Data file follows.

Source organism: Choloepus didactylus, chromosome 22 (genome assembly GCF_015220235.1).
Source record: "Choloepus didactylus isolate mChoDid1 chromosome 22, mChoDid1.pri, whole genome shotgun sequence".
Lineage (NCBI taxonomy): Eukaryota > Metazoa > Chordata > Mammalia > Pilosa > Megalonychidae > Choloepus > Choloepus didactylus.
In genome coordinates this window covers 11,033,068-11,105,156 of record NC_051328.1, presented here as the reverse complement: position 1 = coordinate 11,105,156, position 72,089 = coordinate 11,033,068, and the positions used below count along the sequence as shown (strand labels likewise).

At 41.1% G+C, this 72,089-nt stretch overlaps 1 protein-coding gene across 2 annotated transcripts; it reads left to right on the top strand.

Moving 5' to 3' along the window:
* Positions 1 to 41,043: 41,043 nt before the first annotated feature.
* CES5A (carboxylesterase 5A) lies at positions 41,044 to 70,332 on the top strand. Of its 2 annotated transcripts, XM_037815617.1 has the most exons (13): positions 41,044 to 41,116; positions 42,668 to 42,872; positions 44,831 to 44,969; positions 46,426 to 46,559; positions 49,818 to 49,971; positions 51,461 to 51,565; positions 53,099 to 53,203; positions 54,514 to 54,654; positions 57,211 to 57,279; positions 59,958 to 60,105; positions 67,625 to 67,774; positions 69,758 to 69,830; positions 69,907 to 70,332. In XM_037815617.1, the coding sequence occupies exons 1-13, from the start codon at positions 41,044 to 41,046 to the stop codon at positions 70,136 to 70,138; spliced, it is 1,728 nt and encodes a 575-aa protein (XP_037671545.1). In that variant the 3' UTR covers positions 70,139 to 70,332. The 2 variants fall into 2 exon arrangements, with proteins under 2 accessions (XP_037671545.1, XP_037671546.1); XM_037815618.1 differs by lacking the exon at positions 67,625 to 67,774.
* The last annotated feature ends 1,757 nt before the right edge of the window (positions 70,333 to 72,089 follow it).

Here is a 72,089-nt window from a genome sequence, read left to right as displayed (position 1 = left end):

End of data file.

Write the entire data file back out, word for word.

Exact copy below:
Source organism: Choloepus didactylus, chromosome 22 (genome assembly GCF_015220235.1).
Source record: "Choloepus didactylus isolate mChoDid1 chromosome 22, mChoDid1.pri, whole genome shotgun sequence".
Lineage (NCBI taxonomy): Eukaryota > Metazoa > Chordata > Mammalia > Pilosa > Megalonychidae > Choloepus > Choloepus didactylus.
In genome coordinates this window covers 11,033,068-11,105,156 of record NC_051328.1, presented here as the reverse complement: position 1 = coordinate 11,105,156, position 72,089 = coordinate 11,033,068, and the positions used below count along the sequence as shown (strand labels likewise).

At 41.1% G+C, this 72,089-nt stretch overlaps 1 protein-coding gene across 2 annotated transcripts; it reads left to right on the top strand.

Moving 5' to 3' along the window:
* Positions 1 to 41,043: 41,043 nt before the first annotated feature.
* CES5A (carboxylesterase 5A) lies at positions 41,044 to 70,332 on the top strand. Of its 2 annotated transcripts, XM_037815617.1 has the most exons (13): positions 41,044 to 41,116; positions 42,668 to 42,872; positions 44,831 to 44,969; positions 46,426 to 46,559; positions 49,818 to 49,971; positions 51,461 to 51,565; positions 53,099 to 53,203; positions 54,514 to 54,654; positions 57,211 to 57,279; positions 59,958 to 60,105; positions 67,625 to 67,774; positions 69,758 to 69,830; positions 69,907 to 70,332. In XM_037815617.1, the coding sequence occupies exons 1-13, from the start codon at positions 41,044 to 41,046 to the stop codon at positions 70,136 to 70,138; spliced, it is 1,728 nt and encodes a 575-aa protein (XP_037671545.1). In that variant the 3' UTR covers positions 70,139 to 70,332. The 2 variants fall into 2 exon arrangements, with proteins under 2 accessions (XP_037671545.1, XP_037671546.1); XM_037815618.1 differs by lacking the exon at positions 67,625 to 67,774.
* The last annotated feature ends 1,757 nt before the right edge of the window (positions 70,333 to 72,089 follow it).

Here is a 72,089-nt window from a genome sequence, read left to right as displayed (position 1 = left end):